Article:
France has offered a €1bn credit line to India to help fund the country’s sustainable and urban development projects.
The credit line would be available over three years and would be delivered through the French Development Agency.
India desperately needs about a trillion dollars of investment to build new roads, railways and cities. India’s government is on a quest to attract foreign investors to help them meet the goals by 2017.
India’s new Prime Minister Narendra Modi, who took office in May, has made the redevelopment of infrastructure one of the core targets of his policy
Fabius is the first of a string of Western politicians due to visit India over the next few weeks for talks with Modi and his government, drawn in part by the prospect of lucrative defence deals that stalled under the last administration.
After meetings with ministers in Modi's cabinet on Monday, Fabius expressed confidence that there would be a "positive outcome" to negotiations on a $12bn deal to sell Rafale combat aircraft to India.
The deal to supply 126 Rafale fighter jets manufactured by Dassault Aviation has been under final negotiations since January 2012. The contract, which involves technology-sharing and the production of most of the planes in India, has been making slow progress through numerous stages of vetting and evaluation.
The French minister sounded less upbeat on Tuesday after meeting Modi, declining to say when the deal might be concluded.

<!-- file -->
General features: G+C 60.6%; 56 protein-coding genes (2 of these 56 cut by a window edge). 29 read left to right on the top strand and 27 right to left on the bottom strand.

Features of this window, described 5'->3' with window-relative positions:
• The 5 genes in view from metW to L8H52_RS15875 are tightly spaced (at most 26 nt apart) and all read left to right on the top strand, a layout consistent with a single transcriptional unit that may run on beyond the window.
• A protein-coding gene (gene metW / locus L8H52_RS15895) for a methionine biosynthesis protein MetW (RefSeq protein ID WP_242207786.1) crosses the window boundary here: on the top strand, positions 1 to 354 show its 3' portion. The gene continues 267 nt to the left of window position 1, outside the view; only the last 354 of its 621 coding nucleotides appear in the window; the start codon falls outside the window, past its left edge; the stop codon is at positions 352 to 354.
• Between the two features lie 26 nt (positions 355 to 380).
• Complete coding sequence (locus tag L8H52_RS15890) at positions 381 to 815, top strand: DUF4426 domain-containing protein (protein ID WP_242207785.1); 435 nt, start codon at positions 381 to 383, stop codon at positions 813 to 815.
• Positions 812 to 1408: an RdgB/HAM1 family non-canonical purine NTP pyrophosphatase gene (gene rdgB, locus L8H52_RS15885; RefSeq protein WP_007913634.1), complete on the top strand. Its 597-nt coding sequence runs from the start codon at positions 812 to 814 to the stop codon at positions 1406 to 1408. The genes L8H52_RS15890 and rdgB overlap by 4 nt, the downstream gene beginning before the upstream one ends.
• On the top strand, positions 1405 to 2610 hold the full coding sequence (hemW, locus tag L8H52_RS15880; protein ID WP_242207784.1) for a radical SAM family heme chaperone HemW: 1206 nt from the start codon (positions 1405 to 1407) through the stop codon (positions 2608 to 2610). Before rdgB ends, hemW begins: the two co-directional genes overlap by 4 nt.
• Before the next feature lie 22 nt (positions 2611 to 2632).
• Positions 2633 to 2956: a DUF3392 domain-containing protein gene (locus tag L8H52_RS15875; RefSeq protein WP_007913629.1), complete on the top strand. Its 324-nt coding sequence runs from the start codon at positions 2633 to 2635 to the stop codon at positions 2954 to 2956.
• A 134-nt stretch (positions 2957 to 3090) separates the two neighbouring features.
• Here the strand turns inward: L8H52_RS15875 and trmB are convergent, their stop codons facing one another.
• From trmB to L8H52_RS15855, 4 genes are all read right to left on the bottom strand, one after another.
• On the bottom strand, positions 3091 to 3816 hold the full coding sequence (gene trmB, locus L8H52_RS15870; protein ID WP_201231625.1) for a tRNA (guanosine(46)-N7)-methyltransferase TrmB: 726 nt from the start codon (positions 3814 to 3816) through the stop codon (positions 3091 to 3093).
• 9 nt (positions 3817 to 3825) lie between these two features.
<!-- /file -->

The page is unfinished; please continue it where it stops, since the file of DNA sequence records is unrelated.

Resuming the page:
"The next step is for Dassault and the (Indian) government to discuss the details which have not yet been discussed and hopefully to reach a conclusion," he told news agency reporters. "For us, the earlier the better ... but it's a normal negotiation and the way it must be."
Fabius said Paris was keen to share technology and industrial development with India in the defence sector.
"To be honest and candid, you have a diminution of the defence budget in Europe ... and therefore (it is in) our interest, it's not only the interest of India," he said.
Some countries find extending a credit line or investing through development arms a useful way to boost ties with India and also gain an early link to the South Asian nation's future infrastructure schemes.
Japan is a key investor in the Delhi-Mumbai Industrial Corridor, a mega infrastructure project that envisages dozens of new industrial zones and cities sprouting alongside a 1,483-kilometre highway stretch between India's biggest two cities.